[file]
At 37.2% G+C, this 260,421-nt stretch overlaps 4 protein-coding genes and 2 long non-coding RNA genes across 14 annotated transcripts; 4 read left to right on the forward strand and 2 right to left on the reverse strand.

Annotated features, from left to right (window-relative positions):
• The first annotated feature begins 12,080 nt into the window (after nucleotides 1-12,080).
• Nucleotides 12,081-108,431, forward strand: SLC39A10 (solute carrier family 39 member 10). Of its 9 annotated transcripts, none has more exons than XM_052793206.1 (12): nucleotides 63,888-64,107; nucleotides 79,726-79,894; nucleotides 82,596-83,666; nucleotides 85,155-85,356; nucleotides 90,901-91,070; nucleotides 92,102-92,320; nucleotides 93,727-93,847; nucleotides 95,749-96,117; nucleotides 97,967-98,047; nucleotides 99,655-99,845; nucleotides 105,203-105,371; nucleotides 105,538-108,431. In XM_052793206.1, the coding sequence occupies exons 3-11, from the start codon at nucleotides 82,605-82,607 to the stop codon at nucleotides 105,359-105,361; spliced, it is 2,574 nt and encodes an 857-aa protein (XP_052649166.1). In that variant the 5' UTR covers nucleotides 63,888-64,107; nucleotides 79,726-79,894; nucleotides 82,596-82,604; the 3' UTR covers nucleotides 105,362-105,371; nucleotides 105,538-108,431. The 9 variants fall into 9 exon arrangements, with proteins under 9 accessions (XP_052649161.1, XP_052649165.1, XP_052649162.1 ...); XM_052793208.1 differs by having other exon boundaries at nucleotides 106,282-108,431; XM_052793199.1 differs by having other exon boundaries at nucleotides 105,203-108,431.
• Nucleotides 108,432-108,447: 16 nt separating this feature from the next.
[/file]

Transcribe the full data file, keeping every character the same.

At 37.2% G+C, this 260,421-nt stretch overlaps 4 protein-coding genes and 2 long non-coding RNA genes across 14 annotated transcripts; 4 read left to right on the forward strand and 2 right to left on the reverse strand.

Annotated features, from left to right (window-relative positions):
• The first annotated feature begins 12,080 nt into the window (after nucleotides 1-12,080).
• Nucleotides 12,081-108,431, forward strand: SLC39A10 (solute carrier family 39 member 10). Of its 9 annotated transcripts, none has more exons than XM_052793206.1 (12): nucleotides 63,888-64,107; nucleotides 79,726-79,894; nucleotides 82,596-83,666; nucleotides 85,155-85,356; nucleotides 90,901-91,070; nucleotides 92,102-92,320; nucleotides 93,727-93,847; nucleotides 95,749-96,117; nucleotides 97,967-98,047; nucleotides 99,655-99,845; nucleotides 105,203-105,371; nucleotides 105,538-108,431. In XM_052793206.1, the coding sequence occupies exons 3-11, from the start codon at nucleotides 82,605-82,607 to the stop codon at nucleotides 105,359-105,361; spliced, it is 2,574 nt and encodes an 857-aa protein (XP_052649166.1). In that variant the 5' UTR covers nucleotides 63,888-64,107; nucleotides 79,726-79,894; nucleotides 82,596-82,604; the 3' UTR covers nucleotides 105,362-105,371; nucleotides 105,538-108,431. The 9 variants fall into 9 exon arrangements, with proteins under 9 accessions (XP_052649161.1, XP_052649165.1, XP_052649162.1 ...); XM_052793208.1 differs by having other exon boundaries at nucleotides 106,282-108,431; XM_052793199.1 differs by having other exon boundaries at nucleotides 105,203-108,431.
• Nucleotides 108,432-108,447: 16 nt separating this feature from the next.